Skip to main content

MASON v. MAZEL

Reset A A Font size: Print

District Court of Appeal, Second District, Division 3, California.

MASON et al. v. MAZEL.

Civ. 15892.

Decided: December 09, 1947

A. P. Coviello, of Los Angeles, for appellants. Irwin R. Buchalter and Ernest M. Silver, both of Los Angeles, for respondent.

In this action for specific performance, plaintiffs appeal from a judgment for defendant. The judgment followed a ruling of the court sustaining, without leave to amend, an objection by defendant to the introduction of evidence upon the ground that the second amended complaint, upon which the case was called for trial, did not state a cause of action.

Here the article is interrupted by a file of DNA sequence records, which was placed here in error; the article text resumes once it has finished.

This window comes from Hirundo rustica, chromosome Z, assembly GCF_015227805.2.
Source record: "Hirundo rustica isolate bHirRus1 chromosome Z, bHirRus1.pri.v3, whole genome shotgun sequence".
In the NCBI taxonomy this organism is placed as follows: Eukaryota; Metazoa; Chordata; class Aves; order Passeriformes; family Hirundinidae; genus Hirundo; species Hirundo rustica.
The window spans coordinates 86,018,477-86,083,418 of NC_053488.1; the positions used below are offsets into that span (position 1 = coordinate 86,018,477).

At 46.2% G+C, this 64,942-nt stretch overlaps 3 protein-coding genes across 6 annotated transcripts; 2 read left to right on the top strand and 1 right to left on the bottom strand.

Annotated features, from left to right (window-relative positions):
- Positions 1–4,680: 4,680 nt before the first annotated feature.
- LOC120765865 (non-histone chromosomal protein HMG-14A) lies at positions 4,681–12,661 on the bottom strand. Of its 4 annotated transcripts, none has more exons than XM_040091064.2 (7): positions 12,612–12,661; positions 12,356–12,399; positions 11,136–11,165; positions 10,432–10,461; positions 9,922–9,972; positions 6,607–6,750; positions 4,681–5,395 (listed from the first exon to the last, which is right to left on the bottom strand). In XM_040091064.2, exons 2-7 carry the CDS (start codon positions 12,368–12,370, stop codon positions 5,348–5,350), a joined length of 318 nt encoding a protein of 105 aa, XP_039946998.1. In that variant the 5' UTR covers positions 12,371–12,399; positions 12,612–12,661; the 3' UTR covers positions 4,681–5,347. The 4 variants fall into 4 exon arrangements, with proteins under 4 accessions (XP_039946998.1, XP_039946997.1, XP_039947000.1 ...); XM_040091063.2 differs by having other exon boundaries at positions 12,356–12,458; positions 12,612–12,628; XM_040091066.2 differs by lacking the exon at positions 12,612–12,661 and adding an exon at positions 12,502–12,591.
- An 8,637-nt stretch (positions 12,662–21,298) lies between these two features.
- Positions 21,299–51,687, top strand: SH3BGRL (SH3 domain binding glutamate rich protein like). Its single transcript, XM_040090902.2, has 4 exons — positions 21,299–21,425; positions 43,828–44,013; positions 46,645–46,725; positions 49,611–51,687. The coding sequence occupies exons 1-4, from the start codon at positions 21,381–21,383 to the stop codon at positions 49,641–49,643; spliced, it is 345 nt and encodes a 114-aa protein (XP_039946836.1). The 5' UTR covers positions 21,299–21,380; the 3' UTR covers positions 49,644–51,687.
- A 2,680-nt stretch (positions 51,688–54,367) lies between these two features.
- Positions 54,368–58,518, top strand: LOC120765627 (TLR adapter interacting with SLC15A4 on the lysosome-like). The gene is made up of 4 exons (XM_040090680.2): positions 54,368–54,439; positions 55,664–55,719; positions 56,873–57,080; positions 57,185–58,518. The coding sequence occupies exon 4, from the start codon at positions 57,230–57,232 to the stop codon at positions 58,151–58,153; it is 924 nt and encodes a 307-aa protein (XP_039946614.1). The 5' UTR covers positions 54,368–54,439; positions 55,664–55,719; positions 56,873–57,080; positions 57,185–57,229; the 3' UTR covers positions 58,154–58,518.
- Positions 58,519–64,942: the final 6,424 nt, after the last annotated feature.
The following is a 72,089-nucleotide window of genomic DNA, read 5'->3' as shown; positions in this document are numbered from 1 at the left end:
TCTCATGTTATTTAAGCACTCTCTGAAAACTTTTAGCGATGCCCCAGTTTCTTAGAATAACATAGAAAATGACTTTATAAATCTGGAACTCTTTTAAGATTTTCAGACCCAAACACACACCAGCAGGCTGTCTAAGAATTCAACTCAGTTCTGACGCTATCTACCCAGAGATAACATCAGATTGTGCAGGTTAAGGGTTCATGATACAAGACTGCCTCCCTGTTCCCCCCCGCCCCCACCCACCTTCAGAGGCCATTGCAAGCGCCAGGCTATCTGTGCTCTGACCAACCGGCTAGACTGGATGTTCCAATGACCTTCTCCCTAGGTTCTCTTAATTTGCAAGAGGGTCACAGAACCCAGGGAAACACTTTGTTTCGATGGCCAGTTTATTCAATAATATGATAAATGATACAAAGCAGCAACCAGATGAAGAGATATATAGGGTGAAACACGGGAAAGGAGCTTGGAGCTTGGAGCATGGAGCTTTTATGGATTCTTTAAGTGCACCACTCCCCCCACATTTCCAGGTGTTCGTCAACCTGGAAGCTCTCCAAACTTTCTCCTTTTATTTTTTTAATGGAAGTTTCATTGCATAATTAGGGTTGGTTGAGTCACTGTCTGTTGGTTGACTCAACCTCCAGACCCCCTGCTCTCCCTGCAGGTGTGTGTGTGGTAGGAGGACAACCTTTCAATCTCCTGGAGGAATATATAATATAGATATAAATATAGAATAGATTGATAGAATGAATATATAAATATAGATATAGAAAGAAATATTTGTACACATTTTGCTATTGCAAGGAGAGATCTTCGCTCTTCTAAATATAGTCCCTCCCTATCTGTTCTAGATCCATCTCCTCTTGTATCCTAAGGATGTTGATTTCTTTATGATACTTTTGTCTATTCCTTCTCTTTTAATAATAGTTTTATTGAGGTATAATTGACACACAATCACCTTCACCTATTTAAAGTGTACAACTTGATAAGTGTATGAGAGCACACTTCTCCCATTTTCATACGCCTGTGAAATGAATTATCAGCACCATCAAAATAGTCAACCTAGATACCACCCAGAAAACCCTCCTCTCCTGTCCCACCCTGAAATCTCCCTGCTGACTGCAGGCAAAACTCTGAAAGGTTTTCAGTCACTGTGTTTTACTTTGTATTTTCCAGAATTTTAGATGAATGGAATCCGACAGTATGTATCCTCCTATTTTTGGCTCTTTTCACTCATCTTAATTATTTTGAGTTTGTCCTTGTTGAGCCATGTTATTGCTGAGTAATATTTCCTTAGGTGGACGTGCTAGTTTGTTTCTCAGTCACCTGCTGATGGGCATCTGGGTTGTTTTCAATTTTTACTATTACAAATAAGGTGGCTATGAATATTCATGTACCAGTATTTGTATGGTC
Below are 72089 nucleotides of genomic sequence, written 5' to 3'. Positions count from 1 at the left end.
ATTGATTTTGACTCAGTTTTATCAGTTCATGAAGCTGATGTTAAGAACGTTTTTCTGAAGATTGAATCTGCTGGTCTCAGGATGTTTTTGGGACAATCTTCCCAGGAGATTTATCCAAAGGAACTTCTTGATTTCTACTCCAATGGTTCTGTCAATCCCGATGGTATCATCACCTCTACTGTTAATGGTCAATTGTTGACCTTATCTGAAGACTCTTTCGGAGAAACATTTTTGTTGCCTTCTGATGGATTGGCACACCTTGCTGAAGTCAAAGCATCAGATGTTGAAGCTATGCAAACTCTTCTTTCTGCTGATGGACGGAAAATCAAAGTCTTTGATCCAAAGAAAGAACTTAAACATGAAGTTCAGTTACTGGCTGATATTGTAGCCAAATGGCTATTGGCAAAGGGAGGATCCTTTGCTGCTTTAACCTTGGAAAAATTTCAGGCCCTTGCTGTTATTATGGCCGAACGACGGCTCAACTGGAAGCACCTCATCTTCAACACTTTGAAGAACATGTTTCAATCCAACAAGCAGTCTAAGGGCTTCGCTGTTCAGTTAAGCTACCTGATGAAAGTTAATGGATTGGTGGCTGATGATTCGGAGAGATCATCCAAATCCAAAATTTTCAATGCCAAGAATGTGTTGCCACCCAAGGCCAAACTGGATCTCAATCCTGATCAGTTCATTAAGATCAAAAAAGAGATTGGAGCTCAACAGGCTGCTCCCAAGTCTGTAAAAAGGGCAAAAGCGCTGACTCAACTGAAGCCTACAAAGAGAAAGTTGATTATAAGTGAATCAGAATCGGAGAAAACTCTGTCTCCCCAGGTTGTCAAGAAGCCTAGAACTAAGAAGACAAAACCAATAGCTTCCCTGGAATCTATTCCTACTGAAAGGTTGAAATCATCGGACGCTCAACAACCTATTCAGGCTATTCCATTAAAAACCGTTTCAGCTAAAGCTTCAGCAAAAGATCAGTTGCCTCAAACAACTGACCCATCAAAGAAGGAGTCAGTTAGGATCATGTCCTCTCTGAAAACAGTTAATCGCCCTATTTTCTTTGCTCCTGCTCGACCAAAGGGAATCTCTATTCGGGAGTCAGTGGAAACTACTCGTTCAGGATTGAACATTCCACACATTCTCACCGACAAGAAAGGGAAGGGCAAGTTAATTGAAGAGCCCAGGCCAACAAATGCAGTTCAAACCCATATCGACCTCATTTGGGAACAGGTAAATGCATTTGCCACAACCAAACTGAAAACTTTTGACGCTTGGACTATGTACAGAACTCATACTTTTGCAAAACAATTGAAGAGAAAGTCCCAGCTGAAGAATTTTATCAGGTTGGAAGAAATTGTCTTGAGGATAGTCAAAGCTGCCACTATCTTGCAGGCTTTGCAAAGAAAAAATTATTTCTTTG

The second amended complaint (referred to herein as the complaint) alleged in substance that plaintiff Tatum was a licensed real estate broker; that defendant was the owner of certain real property located in Los Angeles County; that on April 26, 1946, defendant employed and appointed plaintiff Tatum as his exclusive agent for the purpose of selling said property for $6,000 cash to any person said Tatum could find; that on said day the defendant and Tatum executed a written agreement confirming said employment and appointment; that a copy of said agreement had been attached to the first amended complaint as exhibit ‘A’ and the same was incorporated in the second amended complaint as though it were therein set forth verbatim; that at the time of the execution of said agreement and as part of the consideration therefor the defendant agreed to convey said property by a good and sufficient deed to any person with whom said Tatum could negotiate a sale thereof on the terms provided in said agreement; that on May 5, 1946, said Tatum did negotiate a sale and did sell said property to plaintiff Mason; that said sale was negotiated and made pursuant to the authority and powers granted to Tatum by said agreement between Tatum and defendant; that on said day and thereafter said Mason has been ready, able and willing to pay said price for the property and any other moneys required to be paid by him pursuant to said agreement, and has been ready, able and willing to perform all the covenants and conditions on his part to be performed as required by said agreement; that on said day said Mason paid to Tatum the sum of $500 as a deposit on account of said agreement; that Tatum then, by virtue of authority vested in him under said agreement and as agent of defendant and within the scope of his agency, executed a receipt and written agreement in favor of Mason by which Tatum as agent of defendant agreed to sell and convey said property to Mason, and Mason agreed to buy said property upon the terms and conditions of said agreement of April 26, 1946; that on May 11, 1946, an escrow was opened with the Bank of America for the purpose of paying said price of said property and any other money required to be paid under said agreement of April 26, 1946, and in order to comply with the terms of said agreement and also the receipt and agreement of May 5, 1946, between Tatum, as agent of defendant, and Mason, as purchaser of the property; that on May 7, 1946, and at all times thereafter the defendant refused to accept the money due him as the price of the land, and has failed and refused to execute a good and sufficient deed to Mason conveying said property, and has refused to perform any other covenants upon his part to be performed in connection with the agreement of April 26, 1946, notwithstanding that on May 5, 1946, and on many occasions thereafter plaintiffs demanded of defendant that he accept said money and execute said deed and comply with the terms of said agreement; that all the terms and conditions of said agreement were and are equitable and reasonable to all concerned; that it is necessary that the court make its judgment requiring defendant to specifically perform all covenants and conditions of said agreement of April 26, 1946, upon his part to be performed.